I think it peaked there.

And really,  the one thing that fourth edition Champions gave me that I felt was needed wasn't a power or a framework or an advantage or a limitation. 

 

It was the campaign sheet to issue out power restrictions and requirements and forbidden combinations before my players designed characters so that I wouldn't need to reject as many power gamer monstrosities or broken basket cases.

 

If an anniversary edition is made please include disadvantages on the campaign sheet.

 

I never want to see a neophyte draw up a character who is a nurse which goes berserk at the sight of blood again...

On 12/21/2019 at 5:36 PM, Spence said:

 

 

 

 

 

 

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1 hour ago, Solitude said:

 

If an anniversary edition is made please include disadvantages on the campaign sheet.

 

I never want to see a neophyte draw up a character who is a nurse which goes berserk at the sight of blood again...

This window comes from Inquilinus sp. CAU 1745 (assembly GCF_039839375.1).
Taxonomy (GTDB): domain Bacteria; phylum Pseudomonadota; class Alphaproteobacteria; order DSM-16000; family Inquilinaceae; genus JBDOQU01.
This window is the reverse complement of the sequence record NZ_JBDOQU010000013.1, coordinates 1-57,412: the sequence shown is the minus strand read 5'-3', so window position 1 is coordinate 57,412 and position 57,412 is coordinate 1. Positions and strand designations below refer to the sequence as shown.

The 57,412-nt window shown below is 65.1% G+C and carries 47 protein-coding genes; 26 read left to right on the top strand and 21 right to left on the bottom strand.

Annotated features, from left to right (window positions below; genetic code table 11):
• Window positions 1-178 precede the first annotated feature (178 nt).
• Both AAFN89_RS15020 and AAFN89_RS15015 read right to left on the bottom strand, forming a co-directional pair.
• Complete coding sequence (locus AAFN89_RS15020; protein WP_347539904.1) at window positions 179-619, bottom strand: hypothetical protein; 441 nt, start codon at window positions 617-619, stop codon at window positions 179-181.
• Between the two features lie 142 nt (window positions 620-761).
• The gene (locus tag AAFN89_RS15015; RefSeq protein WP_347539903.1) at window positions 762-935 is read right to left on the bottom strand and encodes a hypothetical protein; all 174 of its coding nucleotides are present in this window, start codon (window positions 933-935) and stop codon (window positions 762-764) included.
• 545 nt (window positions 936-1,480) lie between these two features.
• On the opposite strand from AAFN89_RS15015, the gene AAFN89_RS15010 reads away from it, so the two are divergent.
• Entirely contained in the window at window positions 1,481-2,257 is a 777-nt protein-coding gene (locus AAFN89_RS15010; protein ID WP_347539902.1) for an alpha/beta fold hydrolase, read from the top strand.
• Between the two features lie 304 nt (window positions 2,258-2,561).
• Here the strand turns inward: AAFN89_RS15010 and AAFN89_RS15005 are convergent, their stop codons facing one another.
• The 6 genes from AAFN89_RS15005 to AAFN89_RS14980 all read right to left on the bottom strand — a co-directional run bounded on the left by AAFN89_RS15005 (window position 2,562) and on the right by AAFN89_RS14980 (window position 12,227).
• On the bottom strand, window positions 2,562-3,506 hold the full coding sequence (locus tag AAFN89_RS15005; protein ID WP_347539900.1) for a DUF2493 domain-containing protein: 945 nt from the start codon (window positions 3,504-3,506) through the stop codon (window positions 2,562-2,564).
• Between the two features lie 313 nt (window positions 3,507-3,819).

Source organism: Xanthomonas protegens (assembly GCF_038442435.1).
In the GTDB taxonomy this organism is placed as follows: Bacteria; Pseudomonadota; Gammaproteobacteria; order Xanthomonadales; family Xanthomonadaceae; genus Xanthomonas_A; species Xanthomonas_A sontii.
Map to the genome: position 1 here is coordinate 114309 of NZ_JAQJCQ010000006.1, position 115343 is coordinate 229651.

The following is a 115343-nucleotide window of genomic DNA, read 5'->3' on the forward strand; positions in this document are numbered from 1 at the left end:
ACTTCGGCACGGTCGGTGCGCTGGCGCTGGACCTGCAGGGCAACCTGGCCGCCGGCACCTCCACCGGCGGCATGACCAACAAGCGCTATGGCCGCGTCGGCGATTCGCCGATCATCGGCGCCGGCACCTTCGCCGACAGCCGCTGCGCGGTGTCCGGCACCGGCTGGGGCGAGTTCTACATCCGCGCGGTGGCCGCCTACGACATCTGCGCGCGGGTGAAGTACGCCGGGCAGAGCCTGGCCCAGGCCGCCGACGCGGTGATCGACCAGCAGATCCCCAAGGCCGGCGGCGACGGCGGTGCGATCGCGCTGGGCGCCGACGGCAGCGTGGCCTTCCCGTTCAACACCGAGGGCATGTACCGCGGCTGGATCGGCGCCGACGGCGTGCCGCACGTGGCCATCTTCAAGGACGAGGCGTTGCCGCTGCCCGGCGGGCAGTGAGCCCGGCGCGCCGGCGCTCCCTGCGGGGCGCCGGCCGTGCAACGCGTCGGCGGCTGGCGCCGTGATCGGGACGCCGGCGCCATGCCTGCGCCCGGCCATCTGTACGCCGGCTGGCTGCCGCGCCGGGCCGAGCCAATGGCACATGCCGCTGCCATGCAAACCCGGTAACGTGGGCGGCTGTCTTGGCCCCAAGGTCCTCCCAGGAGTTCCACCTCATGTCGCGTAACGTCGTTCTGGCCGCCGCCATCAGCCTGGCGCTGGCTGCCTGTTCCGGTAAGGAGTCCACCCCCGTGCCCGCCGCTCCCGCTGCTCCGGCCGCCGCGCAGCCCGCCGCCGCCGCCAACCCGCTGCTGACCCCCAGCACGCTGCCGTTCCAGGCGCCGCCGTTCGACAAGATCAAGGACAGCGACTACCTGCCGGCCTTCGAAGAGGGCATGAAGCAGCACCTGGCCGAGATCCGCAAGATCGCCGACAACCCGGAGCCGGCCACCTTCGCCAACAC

What? Really?  Yeah... no. That would not fly.

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Here’s the thing of practicality. As much as a Anniversary Edition would be best. And yes for that reason rerelease of 2ed is a good idea,  Hero system is really in no position to do something like this. Remember Champions Now is coming out. And as much has it was heralded as not being a nostalgic release. It Ron Edwards take on 3e. I’d say a fair amount of people will still look to it like that. What does Hero have in stock? I’ll check but I believe they have a bunch of 6th Basic still. So I would release VIPER’s Nest as 6th and maybe with standees and maybe a few extra Heroes/Villains (as they were done in 3ed.). The only build by the book that would be problematic as a straight conversion to 6th Basic would Crusader’s Missile Deflect. (I believe Ranged Block isn’t mention in 6thB  and Deflect is cut out but I’ll check).

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13 hours ago, Ninja-Bear said: